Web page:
A Day in Taipei, Taiwan

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Awesome Tips   Bucket List Worthy  

Longshan Temple
Taipei’s Longshan Temple. Photograph by Matt Gibson

I lived in Taiwan for six years and, although I traveled around the country a lot, I never spent much time exploring Taipei. So, when I went back for a visit last year I was excited to book a flight ticket and see all the attractions that I’d heard about.

I only had one day, so I tried to pack in all of the best activities. I didn’t visit Taipei 101, because I’d seen been there before. Instead, this is what I did.

 

Breakfast: Dan Bing

Dan bing is a common Taiwanese breakfast that can be found at most breakfast shops. It’s basically  a breakfast burrito, except the egg is fried to the Chinese spring-onion flavoured wrap giving it a pleasant, slightly rubbery texture.

You can usually add bacon and cheese (both are recommended), and it’s served with a sweet sauce. It’ll run you about $1 USD.

 

Morning: The Taipei Museum of Contemporary Art (MOCA)

MOCA Taipei
An interactive video installation in MOCA. Photograph by Matt Gibson

Asian art is exceptionally weird, but in a really good way. The Museum of Contemporary Art usually houses some wonderfully bizarre avant-garde video, befuddling installations, interactive exhibits, sculptures, and paintings.

During my visit I saw a mummy sitting a desk, a video of a girl standing in a tunnel, and an installation that looked like a giant rats nest of scaffolding had smashed through a wall. it was everything I’d hoped it would be.

Adult entry costs about $1.50 USD

 

Lunch: Sausage in a Sausage

This popular and common Taiwanese snack is found at food stalls throughout the city. It consists of a sweet pork sausage that’s placed inside of a sliced-open larger sticky rice sausage. It’s often topped with garlic and a sweet or spicy sauce. It will cost you about $1.50 USD.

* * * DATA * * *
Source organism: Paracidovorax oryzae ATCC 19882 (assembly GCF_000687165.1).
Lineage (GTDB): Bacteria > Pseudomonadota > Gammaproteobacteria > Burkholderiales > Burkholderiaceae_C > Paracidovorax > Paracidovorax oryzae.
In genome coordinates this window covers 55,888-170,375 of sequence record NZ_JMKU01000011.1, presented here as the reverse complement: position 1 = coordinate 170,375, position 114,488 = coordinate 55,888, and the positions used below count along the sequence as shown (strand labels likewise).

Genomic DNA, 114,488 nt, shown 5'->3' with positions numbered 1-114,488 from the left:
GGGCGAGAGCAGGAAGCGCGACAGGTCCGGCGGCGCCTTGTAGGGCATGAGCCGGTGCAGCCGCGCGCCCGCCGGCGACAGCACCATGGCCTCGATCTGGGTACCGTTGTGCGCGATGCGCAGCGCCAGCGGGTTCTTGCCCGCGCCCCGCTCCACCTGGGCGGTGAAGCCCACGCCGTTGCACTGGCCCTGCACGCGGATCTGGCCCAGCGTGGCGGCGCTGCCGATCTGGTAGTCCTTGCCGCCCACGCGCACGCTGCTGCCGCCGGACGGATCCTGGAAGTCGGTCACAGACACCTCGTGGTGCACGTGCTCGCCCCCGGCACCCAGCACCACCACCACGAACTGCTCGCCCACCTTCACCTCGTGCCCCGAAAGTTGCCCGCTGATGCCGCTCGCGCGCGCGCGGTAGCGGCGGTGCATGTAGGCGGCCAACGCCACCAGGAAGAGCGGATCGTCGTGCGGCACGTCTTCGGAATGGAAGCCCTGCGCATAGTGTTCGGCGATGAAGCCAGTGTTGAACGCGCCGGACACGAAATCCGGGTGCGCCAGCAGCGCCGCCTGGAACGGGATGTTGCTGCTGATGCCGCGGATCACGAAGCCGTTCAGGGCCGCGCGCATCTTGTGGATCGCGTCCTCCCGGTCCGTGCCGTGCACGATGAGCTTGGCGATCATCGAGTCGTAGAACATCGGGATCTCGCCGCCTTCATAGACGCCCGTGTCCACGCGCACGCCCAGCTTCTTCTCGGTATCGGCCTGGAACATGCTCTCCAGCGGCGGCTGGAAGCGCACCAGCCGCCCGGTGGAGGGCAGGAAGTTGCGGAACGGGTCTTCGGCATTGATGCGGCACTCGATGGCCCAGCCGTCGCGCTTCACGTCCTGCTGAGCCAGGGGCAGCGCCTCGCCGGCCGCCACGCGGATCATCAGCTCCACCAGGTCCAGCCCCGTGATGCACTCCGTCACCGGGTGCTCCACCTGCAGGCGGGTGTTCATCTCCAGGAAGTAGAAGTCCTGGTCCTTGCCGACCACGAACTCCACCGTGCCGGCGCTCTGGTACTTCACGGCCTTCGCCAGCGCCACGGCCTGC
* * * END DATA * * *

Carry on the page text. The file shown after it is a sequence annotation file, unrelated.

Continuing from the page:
Afternoon: The National Palace Museum

Taipei's National Palace Museum
Taipei’s National Palace Museum. Photograph by Matt Gibson

I hate saying that things are a ‘must-see’, but that’s exactly what the National Palace Museum is. When the Koumintang fled China to Taiwan the brought an enormous portion of the country’s most valuable national treasures with them, and they’re now housed in the National Palace Museum.

Many consider it to be the finest collection of Chinese art in the world. The museum’s collection is so large that only 1% of it can be on display at any given time, so exhibits are constantly changing.

The prize of the collection — which our guide referred to as “the Mona Lisa of Chinese art” — is a jade sculpture of a cricket on a head of cabbage, which reinforced the fact that I’ll never totally understand Chinese culture.

Entrance to the National Palace Museum costs around $5 USD

 

Dusk: Longshan Temple

Taipei Longshan Temple
Incense urn at Taipei’s Longshan Temple. Photograph by Matt Gibson

The Longshan Temple is a beautiful and popular temple in the Longshan District of Taiepi. At sunset the temple, with slanting sunlight highlighting incense smoke throughout, the temple is a mystical place and is usually packed with people stopping to pray on their ways home from work and school.

It’s a serene and spiritual setting where you can see the entire cross-section of Taiwanese society in one place. And, even better, it’s free.

 

Dinner: Din Tai Fung

Dian Tai Fong is most famous in Taiwan and abroad for it’s xiaolongbao, but all of the dumplings here are delicious.

Although slightly expensive by Taiwanese standards, prices are very reasonable by western standards. We ordered plates of dumplings and large bottles of Taiwan Beer until we couldn’t eat or drink any more. For this feast my companion and I paid about $15 USD each

 

Evening: Huaxi Night Market

Taipei Huaxi Night Market Snake Alley
Taipei’s Huaxi Night Market, also known as Snake Alley. Photograph by kaythaney

If you’re only going to visit one night market in Taiwan, this should be it. The Huaxi Night Market, also known as Snake Alley, is located in what was formerly Taipei’s red-light district and is best known for the numerous rare delicacies that can be found there, such as deer penis wine, turtle meat, and shots of snake blood.

Taipei is a world-class metropolis with a rich history. There are more worthwhile activities there than one can possibly fit into a single day.

When I had only a single day to see the city, however, this itinerary left me feeling like I’d hit the most important highlights.

This post is part of the initiative  “100 cities to home swap before you die” from Knok.com.

About the Author: Matt Gibson

Matt Gibson is the Let's Roll blog manager. He also writes for the Huffington Post, About.com, and his own adventure travel blog.

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